Jamie speaks Spanish and Portuguese and is studying Chinese in Beijing. She is also currently working as Media and Communications Coordinator at Alliance for Global Justice, a Latin America solidarity organization.  Jamie teaches online courses on Approaches to Community Development, Development and the Politics of Empowerment and Participatory Monitoring and Evaluation.


COMMUNITY-BASED HEALTH

Course Tuition:  $390
Continuing Education Units (CEU’s): 2
Duration: 5 Weeks

Next OfferedDeadline to RegisterRegistration StatusOffered By 
March 3 – April 7, 2017February 28, 2017Open

Course Description

Access to health care and other resources, such as nutritious foods, employment, clean water, safe housing, education, etc. are crucial to maintaining health and well-being.  In an ideal world, everyone would have access to these essential means for survival, however, it is all too apparent that this is not the case for many communities and populations around the world.  It is desirable, therefore, for those groups who are not supported by a formal health care system to seek alternative solutions for the resources they lack.  Using case studies and other readings, along with group discussion, this course will explore the global, social, political, economic, and cultural factors that contribute to poor health.  It will also look at methods for empowering communities who lack access to health care to create practical solutions that are relevant to their unique situations.  Community-Based Participatory Research will be one of the key strategies dealt with in this course due to its focus on promoting change at the grass roots level.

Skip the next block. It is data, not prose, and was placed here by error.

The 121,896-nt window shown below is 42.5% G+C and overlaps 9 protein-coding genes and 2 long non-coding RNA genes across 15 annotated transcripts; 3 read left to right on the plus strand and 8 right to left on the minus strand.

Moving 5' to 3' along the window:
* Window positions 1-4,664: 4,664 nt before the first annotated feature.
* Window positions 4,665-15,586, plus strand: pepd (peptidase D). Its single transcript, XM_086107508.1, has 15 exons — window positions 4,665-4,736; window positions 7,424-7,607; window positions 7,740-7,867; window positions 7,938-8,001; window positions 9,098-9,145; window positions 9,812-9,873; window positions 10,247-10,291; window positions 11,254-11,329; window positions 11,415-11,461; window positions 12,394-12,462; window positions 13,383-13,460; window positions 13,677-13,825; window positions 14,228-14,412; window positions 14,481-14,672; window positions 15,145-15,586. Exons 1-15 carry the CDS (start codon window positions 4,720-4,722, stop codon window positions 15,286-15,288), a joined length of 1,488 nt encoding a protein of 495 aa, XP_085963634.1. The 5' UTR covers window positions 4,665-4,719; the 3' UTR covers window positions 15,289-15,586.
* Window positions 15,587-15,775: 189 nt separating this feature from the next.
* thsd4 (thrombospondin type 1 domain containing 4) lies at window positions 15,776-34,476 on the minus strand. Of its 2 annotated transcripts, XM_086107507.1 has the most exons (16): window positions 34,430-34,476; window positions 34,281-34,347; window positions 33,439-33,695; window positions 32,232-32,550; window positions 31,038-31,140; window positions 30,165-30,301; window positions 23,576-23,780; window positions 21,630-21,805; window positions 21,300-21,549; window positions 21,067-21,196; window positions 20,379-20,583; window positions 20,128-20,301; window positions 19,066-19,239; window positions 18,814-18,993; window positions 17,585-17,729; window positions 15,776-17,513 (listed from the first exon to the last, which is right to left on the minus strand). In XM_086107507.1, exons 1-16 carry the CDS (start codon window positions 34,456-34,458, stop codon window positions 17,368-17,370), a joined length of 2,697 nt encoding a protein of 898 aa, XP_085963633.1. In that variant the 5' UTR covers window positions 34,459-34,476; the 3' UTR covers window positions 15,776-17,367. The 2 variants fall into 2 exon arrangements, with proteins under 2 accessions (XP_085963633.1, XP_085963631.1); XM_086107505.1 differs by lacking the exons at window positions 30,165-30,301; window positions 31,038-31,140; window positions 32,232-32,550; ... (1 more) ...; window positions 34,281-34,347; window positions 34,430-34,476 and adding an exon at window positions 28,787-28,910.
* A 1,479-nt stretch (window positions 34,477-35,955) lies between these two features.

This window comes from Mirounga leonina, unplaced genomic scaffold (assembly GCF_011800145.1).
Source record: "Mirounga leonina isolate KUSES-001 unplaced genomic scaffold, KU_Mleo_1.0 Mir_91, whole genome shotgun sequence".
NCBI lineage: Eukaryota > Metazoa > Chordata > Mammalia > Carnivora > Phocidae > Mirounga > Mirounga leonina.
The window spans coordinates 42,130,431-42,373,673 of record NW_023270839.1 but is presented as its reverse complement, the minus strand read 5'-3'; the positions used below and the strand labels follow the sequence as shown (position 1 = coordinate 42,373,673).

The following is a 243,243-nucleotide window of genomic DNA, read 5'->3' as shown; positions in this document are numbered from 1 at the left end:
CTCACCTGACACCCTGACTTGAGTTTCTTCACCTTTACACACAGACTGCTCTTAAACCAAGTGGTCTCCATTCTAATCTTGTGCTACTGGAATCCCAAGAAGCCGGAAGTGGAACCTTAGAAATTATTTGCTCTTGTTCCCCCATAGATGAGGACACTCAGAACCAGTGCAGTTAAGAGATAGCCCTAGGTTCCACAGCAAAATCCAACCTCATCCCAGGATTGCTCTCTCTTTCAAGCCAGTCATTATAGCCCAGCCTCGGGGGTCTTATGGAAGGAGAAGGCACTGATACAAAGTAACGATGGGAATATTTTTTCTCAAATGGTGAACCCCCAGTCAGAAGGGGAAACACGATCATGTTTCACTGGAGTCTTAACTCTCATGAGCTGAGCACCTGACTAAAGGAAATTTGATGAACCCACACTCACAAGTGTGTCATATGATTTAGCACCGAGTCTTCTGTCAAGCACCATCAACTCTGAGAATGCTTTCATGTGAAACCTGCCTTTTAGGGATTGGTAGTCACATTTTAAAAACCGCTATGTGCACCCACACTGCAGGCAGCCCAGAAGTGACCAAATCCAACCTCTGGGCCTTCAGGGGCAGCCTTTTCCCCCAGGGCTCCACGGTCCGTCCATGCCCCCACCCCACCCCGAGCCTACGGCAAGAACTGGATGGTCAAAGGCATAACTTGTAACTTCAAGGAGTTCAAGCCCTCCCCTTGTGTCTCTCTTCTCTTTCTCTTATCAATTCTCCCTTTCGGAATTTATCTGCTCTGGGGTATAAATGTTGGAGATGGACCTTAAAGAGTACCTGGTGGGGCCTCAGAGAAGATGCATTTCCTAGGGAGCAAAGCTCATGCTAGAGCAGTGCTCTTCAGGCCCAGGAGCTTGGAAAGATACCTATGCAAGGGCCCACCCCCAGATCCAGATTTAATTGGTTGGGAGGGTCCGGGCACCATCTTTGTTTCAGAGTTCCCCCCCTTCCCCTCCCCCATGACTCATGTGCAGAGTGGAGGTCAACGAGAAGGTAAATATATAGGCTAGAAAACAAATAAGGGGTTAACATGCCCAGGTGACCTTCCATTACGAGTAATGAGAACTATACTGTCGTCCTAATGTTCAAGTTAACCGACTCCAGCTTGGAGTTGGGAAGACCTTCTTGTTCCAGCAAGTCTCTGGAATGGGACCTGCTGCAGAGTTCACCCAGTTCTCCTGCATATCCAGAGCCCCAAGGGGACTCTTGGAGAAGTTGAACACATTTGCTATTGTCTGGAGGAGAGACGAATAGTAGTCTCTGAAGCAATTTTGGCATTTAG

Upon completion of this course participants will be able to:

  • Identify micro and macro level factors that affect health and well-being.
  • Collaborate with communities to evaluate their needs in regard to health and cultivate ideas for appropriate actions to address those needs.
  • Provide support for community-based solutions to health issues by establishing connections to information and resources.

Instructor

JohnStrawJohn Straw, M.Ed.

John Straw has an M.Ed. from the University of Illinois at Chicago, focused on social justice education, and his bachelors from the University of Michigan with a degree in Spanish and Education. John has spent five years working in Honduras and Guatemala on community-based health and development projects, and the past 15 years working with Concern America, an international development and refugee aid organization, based in southern California, with health, water, and income-generation projects in Latin America and Africa. He has been the Executive Director of Concern America since 2012.


COMMUNITY-BASED MAPPING

Course Tuition:  $390
Continuing Education Units (CEUs): 2
Duration: 5 weeks

Next OfferedDeadline to RegisterRegistration StatusOffered By 
March 3 – April 7, 2017February 28, 2017Open
 

Course Description

Mapping can be a powerful tool for communities to use to better manage their resources, plan for the future, record and utilize local knowledge, raise awareness about areas of concern in their environmental and social landscape, and communicate their priorities and concerns to external agencies or government officials. This course will explore theories, ethics, applications, and methods of community-based mapping and its role in participatory learning and action as well as larger processes of integrated community-based development. Students will be encouraged to develop a specific research/mapping question relevant to their interests and/or work and with the help of the instructor, will identity the mapping methods and tools to answer that question creating both a final product for the course as well as solid foundation that can be utilized in a more community-based research setting.